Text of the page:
Understanding Immanuel Kant's 'Copernican Revolution' by way of your cat
Your cat doesn’t know what a couch is, but you do. 🐱
A cat does know what feels ideal for scratching in such a way that it will sharpen her claws though. You probably have a rough idea of this, but you probably lack the discerning taste for scratchable surfaces your cat possesses. 👿
Sometimes that scratchiness and your couch coincide; this creates a problem with your feline roommate. She will never know what a couch is and you will never what a perfect scratchable thing is.
This helps to capture my extremely nascent understanding of the Copernican Revolution offered by the 18th Century German philosopher, Immanuel Kant.
I’ve engaged with Kant’s ideas a few times over the last year and the so-called 🔭 Copernican Revolution is something I have held onto for a few hours or a day from time to time since. When it sort of became whole in my head tonight I thought I better blog about it to try to hold onto whatever I progress I might have made. 📈
So Kant’s insight is that the external world is understood through knowledge we already have. We use that knowledge to acquire new knowledge, which helps us form more ideas and those other ideas help us to understand other things.
He said that before Kant we believed that knowledge arises from encountering objects, but in fact it is our knowledge that enables us understand objects. Our knowledge is not an epiphenomena of the world. The world as we see it is constructed by our knowledge.
Back to the cat: 🛋️ There’s a lot of things you understand about the world that your cat doesn’t understand, things about aesthetics and value and feng shui that help you see the object you call a couch as a couch. Your cat just understands everything through a basic set of needs. The couch might be a nice place to curl up because it feels soft, but that’s no reason not to scratch it.
🐈 Further, as I mentioned, your cat understands optimal scratching surfaces in a way you don’t. She might think, Sure I could scratch on that pole you bought me, but this thing you are sitting on is really so much nicer. Also, you are here, and I like you. Why I can’t I scratch this thing near you?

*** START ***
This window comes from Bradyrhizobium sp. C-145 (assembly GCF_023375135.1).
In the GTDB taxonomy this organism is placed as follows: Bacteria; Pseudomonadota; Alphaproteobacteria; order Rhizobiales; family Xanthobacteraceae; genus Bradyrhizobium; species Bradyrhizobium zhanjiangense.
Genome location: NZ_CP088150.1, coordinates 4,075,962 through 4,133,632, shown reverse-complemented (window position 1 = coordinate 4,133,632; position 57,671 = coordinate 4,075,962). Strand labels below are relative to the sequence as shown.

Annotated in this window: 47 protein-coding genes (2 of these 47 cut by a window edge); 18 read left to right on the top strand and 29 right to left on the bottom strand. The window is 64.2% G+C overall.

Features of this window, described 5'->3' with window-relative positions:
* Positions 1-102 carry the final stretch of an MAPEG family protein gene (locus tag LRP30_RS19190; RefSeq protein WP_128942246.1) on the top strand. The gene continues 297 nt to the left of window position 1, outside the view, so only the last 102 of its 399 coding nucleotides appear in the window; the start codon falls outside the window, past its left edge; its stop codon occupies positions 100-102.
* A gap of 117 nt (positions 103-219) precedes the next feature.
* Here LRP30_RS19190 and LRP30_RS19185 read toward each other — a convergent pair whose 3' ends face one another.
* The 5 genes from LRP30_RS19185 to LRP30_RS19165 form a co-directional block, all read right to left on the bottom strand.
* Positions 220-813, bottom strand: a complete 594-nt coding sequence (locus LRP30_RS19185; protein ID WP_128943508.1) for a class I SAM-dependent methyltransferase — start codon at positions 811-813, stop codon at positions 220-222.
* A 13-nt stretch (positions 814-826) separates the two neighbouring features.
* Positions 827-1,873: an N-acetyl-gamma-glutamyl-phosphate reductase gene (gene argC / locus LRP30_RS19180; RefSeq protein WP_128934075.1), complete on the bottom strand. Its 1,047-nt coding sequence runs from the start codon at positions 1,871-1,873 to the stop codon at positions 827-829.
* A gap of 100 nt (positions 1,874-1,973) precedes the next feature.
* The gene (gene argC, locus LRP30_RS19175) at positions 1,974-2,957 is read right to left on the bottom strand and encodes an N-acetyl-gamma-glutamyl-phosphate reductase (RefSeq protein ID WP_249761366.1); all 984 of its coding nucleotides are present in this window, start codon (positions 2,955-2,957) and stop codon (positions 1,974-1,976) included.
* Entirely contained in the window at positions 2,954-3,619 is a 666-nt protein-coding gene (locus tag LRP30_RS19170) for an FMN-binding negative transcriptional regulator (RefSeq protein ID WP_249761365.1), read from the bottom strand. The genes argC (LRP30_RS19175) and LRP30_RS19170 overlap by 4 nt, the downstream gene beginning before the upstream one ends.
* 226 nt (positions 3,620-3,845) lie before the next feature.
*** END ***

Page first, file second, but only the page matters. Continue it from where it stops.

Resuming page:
Neither of you are ever going to see the object humans understand as a couch the same way.
Your couch is only a couch because you have knowledge of the properties of couchness. without that knowledge, it isn’t a couch. It’s wood and cloth and springs. Or it is just matter.
Imagine if a comet hit the earth and fire came out of it but it turned out the fire was an intelligent being. ☄️ We could see it wasn’t growing the way fire might be expected to. It reigned itself in and seemed to move carefully from one flammable thing to another. It seemed to be making decisions about how much to consume how soon. It seemed to move in a strategic direction that would allow it to have the most options for later consumption.
To such a being, objects would only be things that burned and things that didn’t. It wouldn’t especially need to distinguish a tree 🌳 from a house 🏡. Its knowledge did not enable it to understand those distinctions because it had no need for them.
Perhaps here’s a better way to think about it that might make this all seem a bit more down to earth.
Have you ever watched a movie that you enjoyed as a child again as an adult and noticed whole sections of the story that you had no memory of? As if you had so little context for such matters that those parts of the story just slid in your brain and out? You still enjoyed the movie, but apparently your mind was just following the pretty colors at the points that you had no context for, because looking back you really had no memory of them.
You had no knowledge to make sense of whatever had been depicted to you, so it was as if you didn’t see it.
An example of this for me: I grew up in a little town and I feel this way when I think about watching sitcoms set in big cities. 🌇 It never even really occurred to me that the people’s lives looked different from mine as I watched them, because I didn’t understand that there were any other ways to live.
I remember when I first visited a very big city, as a pre-teen, asking where people’s yards were. It just didn’t occur to me that some folks might not have them.
📚 I think this is a pretty good way of understanding how objects really don’t give us knowledge. Our knowledge enables us to see objects for what we need them to be. That’s the reorientation that Kant forces us to make. 🌃
(or at least that’s how I understand him so far)